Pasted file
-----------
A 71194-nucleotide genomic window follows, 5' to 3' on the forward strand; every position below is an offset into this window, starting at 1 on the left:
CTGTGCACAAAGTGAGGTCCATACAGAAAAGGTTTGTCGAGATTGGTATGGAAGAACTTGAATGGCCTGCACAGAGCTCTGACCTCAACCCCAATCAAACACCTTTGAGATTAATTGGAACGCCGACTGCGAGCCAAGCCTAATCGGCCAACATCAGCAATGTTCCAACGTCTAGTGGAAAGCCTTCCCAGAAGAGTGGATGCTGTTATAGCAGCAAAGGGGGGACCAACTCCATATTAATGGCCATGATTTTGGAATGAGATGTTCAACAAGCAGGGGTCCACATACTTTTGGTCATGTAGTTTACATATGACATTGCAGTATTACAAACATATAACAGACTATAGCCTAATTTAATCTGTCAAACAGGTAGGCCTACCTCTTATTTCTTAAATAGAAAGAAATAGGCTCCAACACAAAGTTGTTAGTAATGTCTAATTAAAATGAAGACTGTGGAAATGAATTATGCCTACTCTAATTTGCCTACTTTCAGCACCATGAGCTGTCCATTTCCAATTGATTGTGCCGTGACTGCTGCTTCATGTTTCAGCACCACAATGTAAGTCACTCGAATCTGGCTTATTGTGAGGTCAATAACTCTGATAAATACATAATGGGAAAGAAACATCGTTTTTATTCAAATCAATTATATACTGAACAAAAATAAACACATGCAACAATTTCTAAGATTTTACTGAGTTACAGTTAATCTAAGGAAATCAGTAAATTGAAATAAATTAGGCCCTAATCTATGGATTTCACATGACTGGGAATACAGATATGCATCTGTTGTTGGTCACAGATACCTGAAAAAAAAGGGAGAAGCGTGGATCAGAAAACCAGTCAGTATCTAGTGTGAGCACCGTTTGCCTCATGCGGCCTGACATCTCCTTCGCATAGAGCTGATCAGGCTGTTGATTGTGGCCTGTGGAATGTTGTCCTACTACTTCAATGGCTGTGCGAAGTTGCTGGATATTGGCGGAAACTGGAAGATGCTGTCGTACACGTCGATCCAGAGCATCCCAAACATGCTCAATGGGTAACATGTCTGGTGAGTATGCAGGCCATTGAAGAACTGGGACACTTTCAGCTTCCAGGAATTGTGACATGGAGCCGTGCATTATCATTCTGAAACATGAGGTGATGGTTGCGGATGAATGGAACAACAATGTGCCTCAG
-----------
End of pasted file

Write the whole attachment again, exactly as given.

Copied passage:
A 71194-nucleotide genomic window follows, 5' to 3' on the forward strand; every position below is an offset into this window, starting at 1 on the left:
CTGTGCACAAAGTGAGGTCCATACAGAAAAGGTTTGTCGAGATTGGTATGGAAGAACTTGAATGGCCTGCACAGAGCTCTGACCTCAACCCCAATCAAACACCTTTGAGATTAATTGGAACGCCGACTGCGAGCCAAGCCTAATCGGCCAACATCAGCAATGTTCCAACGTCTAGTGGAAAGCCTTCCCAGAAGAGTGGATGCTGTTATAGCAGCAAAGGGGGGACCAACTCCATATTAATGGCCATGATTTTGGAATGAGATGTTCAACAAGCAGGGGTCCACATACTTTTGGTCATGTAGTTTACATATGACATTGCAGTATTACAAACATATAACAGACTATAGCCTAATTTAATCTGTCAAACAGGTAGGCCTACCTCTTATTTCTTAAATAGAAAGAAATAGGCTCCAACACAAAGTTGTTAGTAATGTCTAATTAAAATGAAGACTGTGGAAATGAATTATGCCTACTCTAATTTGCCTACTTTCAGCACCATGAGCTGTCCATTTCCAATTGATTGTGCCGTGACTGCTGCTTCATGTTTCAGCACCACAATGTAAGTCACTCGAATCTGGCTTATTGTGAGGTCAATAACTCTGATAAATACATAATGGGAAAGAAACATCGTTTTTATTCAAATCAATTATATACTGAACAAAAATAAACACATGCAACAATTTCTAAGATTTTACTGAGTTACAGTTAATCTAAGGAAATCAGTAAATTGAAATAAATTAGGCCCTAATCTATGGATTTCACATGACTGGGAATACAGATATGCATCTGTTGTTGGTCACAGATACCTGAAAAAAAAGGGAGAAGCGTGGATCAGAAAACCAGTCAGTATCTAGTGTGAGCACCGTTTGCCTCATGCGGCCTGACATCTCCTTCGCATAGAGCTGATCAGGCTGTTGATTGTGGCCTGTGGAATGTTGTCCTACTACTTCAATGGCTGTGCGAAGTTGCTGGATATTGGCGGAAACTGGAAGATGCTGTCGTACACGTCGATCCAGAGCATCCCAAACATGCTCAATGGGTAACATGTCTGGTGAGTATGCAGGCCATTGAAGAACTGGGACACTTTCAGCTTCCAGGAATTGTGACATGGAGCCGTGCATTATCATTCTGAAACATGAGGTGATGGTTGCGGATGAATGGAACAACAATGTGCCTCAG